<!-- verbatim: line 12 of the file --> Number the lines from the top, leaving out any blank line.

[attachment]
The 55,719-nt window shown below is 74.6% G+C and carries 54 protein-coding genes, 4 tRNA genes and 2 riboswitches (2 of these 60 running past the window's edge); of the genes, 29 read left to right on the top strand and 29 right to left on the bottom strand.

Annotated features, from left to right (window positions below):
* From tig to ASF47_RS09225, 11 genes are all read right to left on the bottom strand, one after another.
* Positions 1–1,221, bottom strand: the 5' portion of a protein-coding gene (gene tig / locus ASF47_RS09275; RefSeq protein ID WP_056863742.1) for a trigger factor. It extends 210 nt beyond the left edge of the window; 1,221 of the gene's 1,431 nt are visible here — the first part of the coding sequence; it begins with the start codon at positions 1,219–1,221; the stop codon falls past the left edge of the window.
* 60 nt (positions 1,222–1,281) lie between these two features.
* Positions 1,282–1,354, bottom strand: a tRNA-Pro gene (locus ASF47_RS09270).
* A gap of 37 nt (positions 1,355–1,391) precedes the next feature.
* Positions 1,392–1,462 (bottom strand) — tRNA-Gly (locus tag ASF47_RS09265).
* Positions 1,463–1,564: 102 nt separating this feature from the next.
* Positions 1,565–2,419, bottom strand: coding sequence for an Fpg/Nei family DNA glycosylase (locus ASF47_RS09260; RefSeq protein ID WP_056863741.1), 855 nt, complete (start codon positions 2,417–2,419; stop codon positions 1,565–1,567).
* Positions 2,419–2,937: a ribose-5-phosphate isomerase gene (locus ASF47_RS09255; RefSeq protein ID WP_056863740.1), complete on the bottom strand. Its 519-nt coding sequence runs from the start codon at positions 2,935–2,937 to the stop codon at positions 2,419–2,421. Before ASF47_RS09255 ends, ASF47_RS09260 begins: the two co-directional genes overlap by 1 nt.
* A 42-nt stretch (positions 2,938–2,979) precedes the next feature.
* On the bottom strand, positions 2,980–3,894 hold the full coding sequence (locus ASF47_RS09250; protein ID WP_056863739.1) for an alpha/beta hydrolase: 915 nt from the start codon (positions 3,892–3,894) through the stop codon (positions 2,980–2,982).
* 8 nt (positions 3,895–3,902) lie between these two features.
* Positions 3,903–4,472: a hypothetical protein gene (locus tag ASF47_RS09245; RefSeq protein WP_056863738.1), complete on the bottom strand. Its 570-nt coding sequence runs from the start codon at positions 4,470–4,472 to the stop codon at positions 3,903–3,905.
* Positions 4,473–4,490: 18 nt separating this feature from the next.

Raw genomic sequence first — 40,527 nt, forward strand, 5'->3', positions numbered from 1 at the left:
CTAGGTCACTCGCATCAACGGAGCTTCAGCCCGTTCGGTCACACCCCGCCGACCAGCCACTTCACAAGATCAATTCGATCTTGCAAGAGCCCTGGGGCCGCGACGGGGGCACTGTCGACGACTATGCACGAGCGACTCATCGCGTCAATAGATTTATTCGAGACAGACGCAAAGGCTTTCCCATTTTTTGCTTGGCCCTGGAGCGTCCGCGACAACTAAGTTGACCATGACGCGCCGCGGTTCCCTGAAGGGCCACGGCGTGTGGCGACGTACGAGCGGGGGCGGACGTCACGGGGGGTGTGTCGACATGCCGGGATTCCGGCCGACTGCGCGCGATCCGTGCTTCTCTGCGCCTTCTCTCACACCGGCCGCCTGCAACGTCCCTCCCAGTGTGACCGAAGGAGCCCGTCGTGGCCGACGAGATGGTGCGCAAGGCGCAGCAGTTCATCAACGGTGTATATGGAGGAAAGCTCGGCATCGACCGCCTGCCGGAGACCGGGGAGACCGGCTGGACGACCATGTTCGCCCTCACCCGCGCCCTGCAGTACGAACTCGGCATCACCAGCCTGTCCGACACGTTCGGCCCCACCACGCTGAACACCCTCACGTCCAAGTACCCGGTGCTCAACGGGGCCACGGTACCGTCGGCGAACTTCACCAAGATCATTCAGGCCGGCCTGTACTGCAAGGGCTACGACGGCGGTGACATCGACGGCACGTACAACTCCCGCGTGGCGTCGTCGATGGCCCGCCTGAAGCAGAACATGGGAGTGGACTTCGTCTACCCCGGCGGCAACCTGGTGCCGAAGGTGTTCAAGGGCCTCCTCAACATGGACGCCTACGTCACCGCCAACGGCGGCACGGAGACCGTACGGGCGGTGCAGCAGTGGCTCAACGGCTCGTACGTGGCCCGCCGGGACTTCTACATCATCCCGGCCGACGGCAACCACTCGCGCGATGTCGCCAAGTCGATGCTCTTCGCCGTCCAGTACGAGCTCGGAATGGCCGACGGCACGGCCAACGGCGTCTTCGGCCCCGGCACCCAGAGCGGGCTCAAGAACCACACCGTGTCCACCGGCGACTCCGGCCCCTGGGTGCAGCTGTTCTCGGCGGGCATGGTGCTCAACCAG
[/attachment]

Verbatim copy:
* A 42-nt stretch (positions 2,938–2,979) precedes the next feature.